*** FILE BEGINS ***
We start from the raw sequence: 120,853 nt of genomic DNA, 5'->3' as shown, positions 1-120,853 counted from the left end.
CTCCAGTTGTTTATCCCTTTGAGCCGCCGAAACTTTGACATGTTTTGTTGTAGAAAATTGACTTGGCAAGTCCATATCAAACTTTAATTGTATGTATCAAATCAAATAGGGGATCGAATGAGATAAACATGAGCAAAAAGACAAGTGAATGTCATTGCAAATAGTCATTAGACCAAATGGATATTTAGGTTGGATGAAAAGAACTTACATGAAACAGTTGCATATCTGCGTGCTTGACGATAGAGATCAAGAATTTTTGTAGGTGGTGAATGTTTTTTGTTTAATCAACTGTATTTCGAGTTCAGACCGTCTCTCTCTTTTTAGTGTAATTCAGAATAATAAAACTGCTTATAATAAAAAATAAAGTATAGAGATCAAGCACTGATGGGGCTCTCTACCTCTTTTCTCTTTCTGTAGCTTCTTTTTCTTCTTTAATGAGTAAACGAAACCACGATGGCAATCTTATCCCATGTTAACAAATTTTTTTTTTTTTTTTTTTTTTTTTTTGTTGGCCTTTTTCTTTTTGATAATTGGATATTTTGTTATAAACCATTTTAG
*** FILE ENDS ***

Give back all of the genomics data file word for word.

We start from the raw sequence: 120,853 nt of genomic DNA, 5'->3' as shown, positions 1-120,853 counted from the left end.
CTCCAGTTGTTTATCCCTTTGAGCCGCCGAAACTTTGACATGTTTTGTTGTAGAAAATTGACTTGGCAAGTCCATATCAAACTTTAATTGTATGTATCAAATCAAATAGGGGATCGAATGAGATAAACATGAGCAAAAAGACAAGTGAATGTCATTGCAAATAGTCATTAGACCAAATGGATATTTAGGTTGGATGAAAAGAACTTACATGAAACAGTTGCATATCTGCGTGCTTGACGATAGAGATCAAGAATTTTTGTAGGTGGTGAATGTTTTTTGTTTAATCAACTGTATTTCGAGTTCAGACCGTCTCTCTCTTTTTAGTGTAATTCAGAATAATAAAACTGCTTATAATAAAAAATAAAGTATAGAGATCAAGCACTGATGGGGCTCTCTACCTCTTTTCTCTTTCTGTAGCTTCTTTTTCTTCTTTAATGAGTAAACGAAACCACGATGGCAATCTTATCCCATGTTAACAAATTTTTTTTTTTTTTTTTTTTTTTTTTTGTTGGCCTTTTTCTTTTTGATAATTGGATATTTTGTTATAAACCATTTTAG